Friday, October 18, 2013
Spend Hal's Money: Masahiro Tanaka
By Andrew Marchand
Masahiro Tanaka could bring some buzz to the Bronx.
Hal Steinbrenner's "serious goal" is to have the Yankees' payroll fall below the $189 million salary threshold. With that in mind, here at ESPN New York, we are going to examine potential free-agent and trade candidates in a feature we call "Spend Hal's Money."
Candidate: Masahiro Tanaka
Age: 24 (turns 25 on Nov. 1)
2013: 24-0, 1.27 ERA in Japan
SHOULD THE YANKEES SPEND HAL'S MONEY?: The Yankees need to enter 2014 with more pitching and some extra buzz. Tanaka may be the man who could provide both. The Yankees have examined him thoroughly, trying to find out if he is the next Yu Darvish or the next Kei Igawa.
Since the Igawa failure, Yankees general manager Brian Cashman has been wary of the double-whammy of shelling out both a posting fee and a salary. Cashman is quick to point out the differences between American and Japanese baseball, beginning with the fact that in Japan, starters go on more than five days rest. The Yankees liked Darvish as a pitcher, but did not make a serious run for him during the posting.
Tanaka certainly has the numbers, having gone 24-0 with a 1.27 ERA this season in Japan. Baseball America's Ben Badler said Tanaka may have the best splitter in the world, while one prominent agent described Tanaka as a No. 3 or 4 starter in the majors.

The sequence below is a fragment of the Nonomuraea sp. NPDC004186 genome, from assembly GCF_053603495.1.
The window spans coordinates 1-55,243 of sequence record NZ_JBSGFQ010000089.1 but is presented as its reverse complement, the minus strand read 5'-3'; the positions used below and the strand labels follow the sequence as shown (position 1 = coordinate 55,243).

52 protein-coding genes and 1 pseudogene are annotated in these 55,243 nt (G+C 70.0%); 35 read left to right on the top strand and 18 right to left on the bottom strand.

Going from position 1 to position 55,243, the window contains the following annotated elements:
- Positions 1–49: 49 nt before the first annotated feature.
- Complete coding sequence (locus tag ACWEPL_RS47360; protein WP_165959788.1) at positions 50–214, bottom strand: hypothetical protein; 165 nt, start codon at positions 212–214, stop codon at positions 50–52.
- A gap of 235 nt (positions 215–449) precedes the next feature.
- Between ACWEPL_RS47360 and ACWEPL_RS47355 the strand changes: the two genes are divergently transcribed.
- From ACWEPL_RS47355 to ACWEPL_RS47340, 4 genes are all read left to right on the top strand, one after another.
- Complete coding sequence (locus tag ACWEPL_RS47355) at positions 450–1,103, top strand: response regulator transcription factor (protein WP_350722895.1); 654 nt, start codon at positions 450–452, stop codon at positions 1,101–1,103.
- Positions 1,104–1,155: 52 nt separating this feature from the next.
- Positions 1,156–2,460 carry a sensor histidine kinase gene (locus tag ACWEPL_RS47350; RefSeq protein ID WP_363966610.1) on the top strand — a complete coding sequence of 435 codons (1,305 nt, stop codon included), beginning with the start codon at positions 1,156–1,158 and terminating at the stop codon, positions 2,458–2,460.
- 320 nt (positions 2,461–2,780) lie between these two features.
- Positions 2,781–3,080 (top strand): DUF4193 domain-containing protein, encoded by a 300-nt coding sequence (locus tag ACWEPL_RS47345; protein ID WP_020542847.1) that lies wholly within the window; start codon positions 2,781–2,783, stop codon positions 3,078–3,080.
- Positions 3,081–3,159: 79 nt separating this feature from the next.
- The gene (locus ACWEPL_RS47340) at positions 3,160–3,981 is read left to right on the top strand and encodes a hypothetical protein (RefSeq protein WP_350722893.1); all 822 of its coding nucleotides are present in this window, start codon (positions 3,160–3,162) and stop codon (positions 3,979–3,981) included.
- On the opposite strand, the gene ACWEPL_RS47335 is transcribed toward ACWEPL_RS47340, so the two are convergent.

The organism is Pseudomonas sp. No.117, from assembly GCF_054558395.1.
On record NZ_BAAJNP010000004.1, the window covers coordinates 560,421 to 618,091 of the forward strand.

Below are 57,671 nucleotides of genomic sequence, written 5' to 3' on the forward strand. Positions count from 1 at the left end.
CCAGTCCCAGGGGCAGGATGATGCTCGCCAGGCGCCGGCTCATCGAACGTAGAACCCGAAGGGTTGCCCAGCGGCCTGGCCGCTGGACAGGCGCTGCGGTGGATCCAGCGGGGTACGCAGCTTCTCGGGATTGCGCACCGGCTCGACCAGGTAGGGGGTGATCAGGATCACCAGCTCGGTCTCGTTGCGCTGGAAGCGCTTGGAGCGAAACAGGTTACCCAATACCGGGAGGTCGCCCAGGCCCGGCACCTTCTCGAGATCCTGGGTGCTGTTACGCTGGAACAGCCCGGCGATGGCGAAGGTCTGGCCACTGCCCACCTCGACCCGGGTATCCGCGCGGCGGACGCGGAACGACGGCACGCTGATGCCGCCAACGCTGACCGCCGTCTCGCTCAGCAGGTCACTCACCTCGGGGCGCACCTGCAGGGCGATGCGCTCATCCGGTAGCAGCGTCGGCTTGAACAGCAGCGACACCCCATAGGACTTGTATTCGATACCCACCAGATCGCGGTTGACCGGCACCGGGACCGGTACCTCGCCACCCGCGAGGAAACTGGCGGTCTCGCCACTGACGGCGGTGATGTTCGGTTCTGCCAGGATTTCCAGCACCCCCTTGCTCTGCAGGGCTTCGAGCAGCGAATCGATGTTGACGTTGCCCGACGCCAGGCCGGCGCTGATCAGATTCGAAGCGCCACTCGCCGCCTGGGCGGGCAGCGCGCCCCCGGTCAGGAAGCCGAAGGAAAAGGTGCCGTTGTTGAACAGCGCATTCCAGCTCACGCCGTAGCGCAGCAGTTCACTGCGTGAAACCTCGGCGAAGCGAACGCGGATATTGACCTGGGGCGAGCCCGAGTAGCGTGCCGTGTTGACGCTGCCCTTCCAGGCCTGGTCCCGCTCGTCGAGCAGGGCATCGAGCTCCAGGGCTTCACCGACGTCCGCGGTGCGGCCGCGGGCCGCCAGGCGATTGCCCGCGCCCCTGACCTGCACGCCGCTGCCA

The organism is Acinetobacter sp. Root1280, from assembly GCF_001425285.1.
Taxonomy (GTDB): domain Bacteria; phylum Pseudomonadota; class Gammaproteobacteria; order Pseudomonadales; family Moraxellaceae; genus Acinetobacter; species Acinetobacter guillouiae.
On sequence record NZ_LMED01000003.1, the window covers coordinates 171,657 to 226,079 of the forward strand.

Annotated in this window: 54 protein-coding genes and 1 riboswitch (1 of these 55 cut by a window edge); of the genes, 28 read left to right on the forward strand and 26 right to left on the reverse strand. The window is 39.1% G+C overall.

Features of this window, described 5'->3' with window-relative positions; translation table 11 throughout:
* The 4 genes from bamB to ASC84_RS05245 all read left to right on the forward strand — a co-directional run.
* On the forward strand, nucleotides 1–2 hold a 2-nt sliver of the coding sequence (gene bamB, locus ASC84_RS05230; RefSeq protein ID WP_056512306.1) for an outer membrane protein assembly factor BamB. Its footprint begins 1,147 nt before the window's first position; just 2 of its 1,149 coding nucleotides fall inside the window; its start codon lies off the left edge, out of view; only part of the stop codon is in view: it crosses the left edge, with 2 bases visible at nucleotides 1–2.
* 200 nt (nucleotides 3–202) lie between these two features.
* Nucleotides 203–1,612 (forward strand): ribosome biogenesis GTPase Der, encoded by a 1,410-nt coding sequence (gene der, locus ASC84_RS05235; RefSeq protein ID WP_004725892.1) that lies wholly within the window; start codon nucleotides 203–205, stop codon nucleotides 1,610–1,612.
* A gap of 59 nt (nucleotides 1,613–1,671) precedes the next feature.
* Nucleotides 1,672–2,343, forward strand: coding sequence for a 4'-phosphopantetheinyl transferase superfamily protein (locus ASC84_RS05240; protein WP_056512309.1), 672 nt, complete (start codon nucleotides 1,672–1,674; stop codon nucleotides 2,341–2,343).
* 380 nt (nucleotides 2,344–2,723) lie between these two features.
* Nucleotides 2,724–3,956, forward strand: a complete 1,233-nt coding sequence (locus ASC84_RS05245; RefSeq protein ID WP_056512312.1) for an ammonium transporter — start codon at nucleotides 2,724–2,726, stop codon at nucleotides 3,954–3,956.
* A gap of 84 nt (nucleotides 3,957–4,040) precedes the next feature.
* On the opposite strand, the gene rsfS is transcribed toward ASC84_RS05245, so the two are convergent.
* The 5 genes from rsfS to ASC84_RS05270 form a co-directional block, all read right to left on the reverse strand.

Using the Japanese market makes a lot of sense in the winter of 2013-14, because if the Yankees' scouting reports project Tanaka as an above-average starter, he'll be a Triple-crown acquisition -- making baseball, financial and public relations sense.
From a purely baseball standpoint, the Yankees need another starter. Right now, they have 40 percent of a staff, and that 40 percent is not guaranteed to be good. The Yankees hope CC Sabathia returns to being an ace while praying that Ivan Nova can be a consistent No. 2 or 3 for an entire season without taking his annual summer vacation to Scranton. They don't know if Hiroki Kuroda will return. They don't know what they will receive from Michael Pineda. And they don't really know yet what they have in David Phelps, Adam Warren, Vidal Nuno or David Huff. So they definitely have a need on the field.
The finances make sense because it helps them to justify, as well as reach, Steinbrenner's goal of dropping the team's salary beneath the $189-million threshold. Tanaka may cost the Yankees a total outlay of $120 million or more, but only half of that would apply toward the luxury tax and revenue sharing.
If Tanaka is what some scouts believe he is, then at a contract similar to Darvish's, the Yankees could have a quality, maybe elite, starter for a little less than $10 million per season. That is $2 million less than what Andy Pettitte made in 2013. So the money, while a lot, seems like it adds up.
Lastly, the Yankees need some buzz. Now, ultimately, I'm not a big fan of making moves based on PR. My feeling is if you win, the fans will come; make good baseball decisions and the rest will take care of itself. But the mystery of Tanaka is an added bonus. He will create a sense of excitement and -- if he is really good -- give the Yankees a lift as they transition to a new era.